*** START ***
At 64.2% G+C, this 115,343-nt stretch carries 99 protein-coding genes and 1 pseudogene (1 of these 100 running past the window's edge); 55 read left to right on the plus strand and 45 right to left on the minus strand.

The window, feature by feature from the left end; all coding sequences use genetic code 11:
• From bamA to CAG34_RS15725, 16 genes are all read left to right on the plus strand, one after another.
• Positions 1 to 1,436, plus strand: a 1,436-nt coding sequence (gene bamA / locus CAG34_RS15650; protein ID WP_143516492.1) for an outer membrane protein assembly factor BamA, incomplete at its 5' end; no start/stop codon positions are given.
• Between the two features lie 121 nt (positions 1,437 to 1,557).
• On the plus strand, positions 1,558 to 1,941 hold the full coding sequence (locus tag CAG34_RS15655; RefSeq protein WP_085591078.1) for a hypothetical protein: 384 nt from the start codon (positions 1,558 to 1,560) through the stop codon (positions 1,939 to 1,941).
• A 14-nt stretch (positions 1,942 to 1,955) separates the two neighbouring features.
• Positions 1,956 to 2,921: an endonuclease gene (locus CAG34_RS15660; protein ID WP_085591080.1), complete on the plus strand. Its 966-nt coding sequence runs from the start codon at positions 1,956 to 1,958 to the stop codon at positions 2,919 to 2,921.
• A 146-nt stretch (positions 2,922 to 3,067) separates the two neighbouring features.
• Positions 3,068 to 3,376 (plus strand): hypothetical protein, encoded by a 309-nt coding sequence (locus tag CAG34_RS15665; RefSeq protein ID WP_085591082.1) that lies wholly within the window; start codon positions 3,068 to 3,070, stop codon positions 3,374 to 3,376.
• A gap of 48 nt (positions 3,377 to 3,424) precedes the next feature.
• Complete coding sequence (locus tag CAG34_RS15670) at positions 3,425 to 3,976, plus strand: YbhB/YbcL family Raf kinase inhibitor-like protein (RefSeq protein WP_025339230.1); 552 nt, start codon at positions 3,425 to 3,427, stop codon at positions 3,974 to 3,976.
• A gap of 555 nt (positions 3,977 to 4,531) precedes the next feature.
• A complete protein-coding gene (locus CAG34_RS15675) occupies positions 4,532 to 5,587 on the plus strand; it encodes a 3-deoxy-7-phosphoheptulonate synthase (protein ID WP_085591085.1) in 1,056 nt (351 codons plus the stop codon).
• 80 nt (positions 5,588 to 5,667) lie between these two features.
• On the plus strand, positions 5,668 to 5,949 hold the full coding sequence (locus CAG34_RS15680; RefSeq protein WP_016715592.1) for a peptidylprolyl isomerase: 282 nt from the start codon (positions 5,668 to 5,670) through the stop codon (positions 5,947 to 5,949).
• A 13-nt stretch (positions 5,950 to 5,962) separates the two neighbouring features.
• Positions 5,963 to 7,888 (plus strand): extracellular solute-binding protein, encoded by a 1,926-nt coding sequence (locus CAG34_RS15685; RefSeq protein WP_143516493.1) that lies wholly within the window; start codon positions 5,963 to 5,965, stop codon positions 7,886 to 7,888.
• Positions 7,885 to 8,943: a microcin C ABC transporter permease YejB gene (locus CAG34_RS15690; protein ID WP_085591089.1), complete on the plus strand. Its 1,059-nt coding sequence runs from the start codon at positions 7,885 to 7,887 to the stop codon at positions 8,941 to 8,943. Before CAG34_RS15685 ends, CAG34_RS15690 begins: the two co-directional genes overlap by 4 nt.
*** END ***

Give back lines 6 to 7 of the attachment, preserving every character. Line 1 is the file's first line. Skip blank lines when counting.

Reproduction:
• On the plus strand, positions 1,558 to 1,941 hold the full coding sequence (locus tag CAG34_RS15655; RefSeq protein WP_085591078.1) for a hypothetical protein: 384 nt from the start codon (positions 1,558 to 1,560) through the stop codon (positions 1,939 to 1,941).
• A 14-nt stretch (positions 1,942 to 1,955) separates the two neighbouring features.